I'LL NEVER GET OUT OF THIS WORLD ALIVE
By: Steve Earle.
Publisher: Houghton Mifflin Harcourt, 243 pages, $26.
Review: In a novel about addiction, the ghost of Hank Williams and a woman with mysterious powers, musician/actor/writer Steve Earle gives us haunted characters looking for reasons to believe.
Debut novel dwells in the world of ghosts and miracles
- Article by: KEVIN CANFIELD
- Special to the Star Tribune
- May 19, 2011 - 3:32 PM
Steve Earle's characters have always been a little bit haunted.
As a Grammy-winning country-rock musician, he's written about condemned men, agonized war vets and desperate working-class families. And as a cast member of David Simon's "The Wire," he played a spectral ex-junkie, a man who comforted kindred spirits but was always shadowed by his own harrowing experiences.
So it's no surprise that his gritty first novel, "I'll Never Get Out of This World Alive," is a ghost story about the hell that is addiction.
Set in San Antonio in 1963, the book focuses on Doc Ebersole, an ex-physician and heroin addict who was once a close friend of country crooner Hank Williams (the book shares its title with one of Williams' hits). Although the singer's been dead for more than a decade, they still chat almost daily. Hank's ghost likes to drop by and insinuate that it was Doc who got him hooked on painkillers -- and to tease Doc for his inability to kick his own drug problem.
Doc supports his habit by providing under-the-table medical services for the local working class, and it's in this capacity that he meets Graciela, a young Mexican who appears to be haunted in a very different way.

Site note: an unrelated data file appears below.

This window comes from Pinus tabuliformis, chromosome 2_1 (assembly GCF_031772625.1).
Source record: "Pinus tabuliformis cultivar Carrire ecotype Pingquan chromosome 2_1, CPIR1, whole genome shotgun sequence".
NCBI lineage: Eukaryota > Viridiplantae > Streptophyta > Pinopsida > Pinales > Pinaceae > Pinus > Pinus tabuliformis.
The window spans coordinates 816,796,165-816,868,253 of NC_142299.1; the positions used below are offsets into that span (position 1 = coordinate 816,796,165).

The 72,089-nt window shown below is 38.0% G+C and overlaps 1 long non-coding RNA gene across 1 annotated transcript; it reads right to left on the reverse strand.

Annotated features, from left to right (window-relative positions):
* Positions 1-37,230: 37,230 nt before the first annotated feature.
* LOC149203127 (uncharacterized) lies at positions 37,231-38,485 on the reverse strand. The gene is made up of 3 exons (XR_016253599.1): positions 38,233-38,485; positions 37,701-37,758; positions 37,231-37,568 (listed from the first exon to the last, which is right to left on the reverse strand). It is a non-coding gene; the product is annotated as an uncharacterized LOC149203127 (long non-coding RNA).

At the request of her boyfriend, Doc performs an abortion on ailing Graciela, after which he nurses her back to health when the boyfriend is nowhere to be found. This, Earle writes, leaves her with nowhere to live: "Graciela had committed, in the eyes of her mother's God, the most unforgivable of all sins, and she could never, ever go home again."
Suddenly a roommate of Doc's, Graciela insists that they try to catch a glimpse of the visiting John F. and Jacqueline Kennedy when they land at a Texas airfield. There, Graciela suffers a minor cut on her wrist, but nobody thinks anything of it -- especially in light of the news that shakes the nation later that week, when the president is assassinated in Dallas.
Before long, though, Graciela takes on aspects of an otherworldly being, seemingly able to heal others' physical and spiritual wounds with the touch of her fingertips. In her presence, prostitutes trade the street corner for the church pew, and drug dealers renounce the hustler's trade. "(T)o Doc's amazement she seemed to be able to locate the source of any complaint instinctively," Earle writes, "though her methodology left him more than a little uncomfortable."
And all the while, as she soothes so many in her midst, Graciela's wrist keeps bleeding.
Her wounds, are they stigmata? Is Graciela a spiritual eminence sent to inspire the denizens of a seedy district of San Antonio?
Readers of various spiritual leanings will differ on the answers to these questions. Yet it seems clear that even as it invokes "miracles," spirits and mysterious cures, "I'll Never Get Out of This World Alive" isn't trying to convert anyone.
Earle's novel isn't necessarily about religion or God. But it is about faith -- the faith that a pair of haunted souls manage to find in one another.
Kevin Canfield is a writer and book critic in New York.
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